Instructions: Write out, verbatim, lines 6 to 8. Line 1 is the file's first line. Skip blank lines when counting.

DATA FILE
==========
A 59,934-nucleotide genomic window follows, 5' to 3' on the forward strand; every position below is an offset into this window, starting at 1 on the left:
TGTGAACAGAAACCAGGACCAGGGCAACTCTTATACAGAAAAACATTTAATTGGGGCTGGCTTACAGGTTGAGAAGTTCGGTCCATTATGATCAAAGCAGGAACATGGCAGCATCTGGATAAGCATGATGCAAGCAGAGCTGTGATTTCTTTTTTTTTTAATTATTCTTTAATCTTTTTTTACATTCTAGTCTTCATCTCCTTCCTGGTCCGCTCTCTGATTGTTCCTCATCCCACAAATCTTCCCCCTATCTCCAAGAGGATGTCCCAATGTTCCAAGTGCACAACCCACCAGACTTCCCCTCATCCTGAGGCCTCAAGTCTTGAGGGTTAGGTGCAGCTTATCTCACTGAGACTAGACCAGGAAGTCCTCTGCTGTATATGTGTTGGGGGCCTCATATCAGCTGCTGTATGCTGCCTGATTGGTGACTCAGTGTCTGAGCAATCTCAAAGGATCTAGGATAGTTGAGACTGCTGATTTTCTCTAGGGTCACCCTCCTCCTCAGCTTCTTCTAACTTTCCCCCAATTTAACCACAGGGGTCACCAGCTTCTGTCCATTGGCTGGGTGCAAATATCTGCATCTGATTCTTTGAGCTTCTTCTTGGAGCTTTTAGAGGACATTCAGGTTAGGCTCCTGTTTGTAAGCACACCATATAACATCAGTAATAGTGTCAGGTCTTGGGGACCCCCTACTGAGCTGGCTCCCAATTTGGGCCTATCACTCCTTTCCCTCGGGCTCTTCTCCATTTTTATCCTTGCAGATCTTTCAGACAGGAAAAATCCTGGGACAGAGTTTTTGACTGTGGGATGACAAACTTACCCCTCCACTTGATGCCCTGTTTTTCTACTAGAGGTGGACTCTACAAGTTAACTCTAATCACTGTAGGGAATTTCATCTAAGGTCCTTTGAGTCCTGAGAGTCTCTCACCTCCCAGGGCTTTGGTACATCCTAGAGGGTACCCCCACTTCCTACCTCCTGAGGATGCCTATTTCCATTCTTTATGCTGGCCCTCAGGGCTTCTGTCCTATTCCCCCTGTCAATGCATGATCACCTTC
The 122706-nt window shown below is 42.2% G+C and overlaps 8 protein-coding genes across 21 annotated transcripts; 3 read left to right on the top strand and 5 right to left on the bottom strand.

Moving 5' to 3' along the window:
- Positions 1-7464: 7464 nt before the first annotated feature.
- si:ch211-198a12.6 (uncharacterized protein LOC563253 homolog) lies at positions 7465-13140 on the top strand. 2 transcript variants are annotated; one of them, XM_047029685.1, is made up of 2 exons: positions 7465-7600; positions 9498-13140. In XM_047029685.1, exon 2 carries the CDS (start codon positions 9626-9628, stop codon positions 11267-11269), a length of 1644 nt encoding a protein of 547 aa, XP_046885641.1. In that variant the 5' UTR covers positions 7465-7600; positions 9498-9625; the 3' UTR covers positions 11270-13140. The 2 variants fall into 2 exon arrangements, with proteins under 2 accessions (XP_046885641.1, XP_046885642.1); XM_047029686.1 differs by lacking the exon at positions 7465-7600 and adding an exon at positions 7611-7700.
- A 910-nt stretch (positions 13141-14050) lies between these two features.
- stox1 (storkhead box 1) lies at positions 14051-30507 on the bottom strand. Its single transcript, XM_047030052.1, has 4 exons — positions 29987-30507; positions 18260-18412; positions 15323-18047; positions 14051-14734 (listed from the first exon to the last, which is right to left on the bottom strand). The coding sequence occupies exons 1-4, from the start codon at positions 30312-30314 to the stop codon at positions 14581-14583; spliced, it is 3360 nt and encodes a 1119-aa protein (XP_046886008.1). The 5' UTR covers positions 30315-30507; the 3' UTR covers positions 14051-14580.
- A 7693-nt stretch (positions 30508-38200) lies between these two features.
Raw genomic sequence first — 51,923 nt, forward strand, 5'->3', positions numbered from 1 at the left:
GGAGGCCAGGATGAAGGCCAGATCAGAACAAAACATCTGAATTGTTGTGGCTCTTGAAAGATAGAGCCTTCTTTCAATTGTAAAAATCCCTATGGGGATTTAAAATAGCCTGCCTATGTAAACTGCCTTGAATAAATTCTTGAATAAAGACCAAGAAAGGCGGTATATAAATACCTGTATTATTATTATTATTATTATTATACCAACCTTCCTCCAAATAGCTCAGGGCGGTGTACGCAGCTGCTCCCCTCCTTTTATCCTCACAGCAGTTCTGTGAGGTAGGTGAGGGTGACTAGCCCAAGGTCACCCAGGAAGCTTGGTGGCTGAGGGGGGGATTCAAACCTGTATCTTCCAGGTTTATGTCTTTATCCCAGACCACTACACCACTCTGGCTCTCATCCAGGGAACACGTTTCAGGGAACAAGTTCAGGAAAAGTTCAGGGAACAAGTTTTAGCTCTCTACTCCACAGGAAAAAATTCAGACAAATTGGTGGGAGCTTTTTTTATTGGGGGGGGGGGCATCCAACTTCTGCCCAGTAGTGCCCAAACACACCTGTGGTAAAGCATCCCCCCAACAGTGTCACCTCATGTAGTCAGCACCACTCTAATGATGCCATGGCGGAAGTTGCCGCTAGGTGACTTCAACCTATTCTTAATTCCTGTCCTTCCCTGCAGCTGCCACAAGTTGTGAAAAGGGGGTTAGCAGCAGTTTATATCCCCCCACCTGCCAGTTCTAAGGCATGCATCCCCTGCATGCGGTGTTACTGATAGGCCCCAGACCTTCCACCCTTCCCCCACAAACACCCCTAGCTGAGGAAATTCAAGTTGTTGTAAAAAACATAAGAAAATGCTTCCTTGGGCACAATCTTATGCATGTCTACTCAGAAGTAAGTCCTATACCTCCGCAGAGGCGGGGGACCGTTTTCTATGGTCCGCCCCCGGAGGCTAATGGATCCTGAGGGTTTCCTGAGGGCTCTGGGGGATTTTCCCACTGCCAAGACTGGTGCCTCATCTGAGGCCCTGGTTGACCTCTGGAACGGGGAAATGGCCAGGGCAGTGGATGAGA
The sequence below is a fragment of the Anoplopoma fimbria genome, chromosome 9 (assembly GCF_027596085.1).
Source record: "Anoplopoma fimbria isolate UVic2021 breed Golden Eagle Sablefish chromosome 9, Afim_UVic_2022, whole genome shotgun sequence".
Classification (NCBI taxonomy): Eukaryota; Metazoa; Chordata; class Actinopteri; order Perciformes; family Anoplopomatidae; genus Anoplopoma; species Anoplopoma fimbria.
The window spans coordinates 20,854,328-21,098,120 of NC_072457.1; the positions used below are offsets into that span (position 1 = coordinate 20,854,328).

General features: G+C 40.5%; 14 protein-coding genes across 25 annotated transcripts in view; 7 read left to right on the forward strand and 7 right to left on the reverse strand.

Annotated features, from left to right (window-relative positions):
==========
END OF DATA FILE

- si:ch211-198a12.6 (uncharacterized protein LOC563253 homolog) lies at positions 7465-13140 on the top strand. 2 transcript variants are annotated; one of them, XM_047029685.1, is made up of 2 exons: positions 7465-7600; positions 9498-13140. In XM_047029685.1, exon 2 carries the CDS (start codon positions 9626-9628, stop codon positions 11267-11269), a length of 1644 nt encoding a protein of 547 aa, XP_046885641.1. In that variant the 5' UTR covers positions 7465-7600; positions 9498-9625; the 3' UTR covers positions 11270-13140. The 2 variants fall into 2 exon arrangements, with proteins under 2 accessions (XP_046885641.1, XP_046885642.1); XM_047029686.1 differs by lacking the exon at positions 7465-7600 and adding an exon at positions 7611-7700.
- A 910-nt stretch (positions 13141-14050) lies between these two features.
- stox1 (storkhead box 1) lies at positions 14051-30507 on the bottom strand. Its single transcript, XM_047030052.1, has 4 exons — positions 29987-30507; positions 18260-18412; positions 15323-18047; positions 14051-14734 (listed from the first exon to the last, which is right to left on the bottom strand). The coding sequence occupies exons 1-4, from the start codon at positions 30312-30314 to the stop codon at positions 14581-14583; spliced, it is 3360 nt and encodes a 1119-aa protein (XP_046886008.1). The 5' UTR covers positions 30315-30507; the 3' UTR covers positions 14051-14580.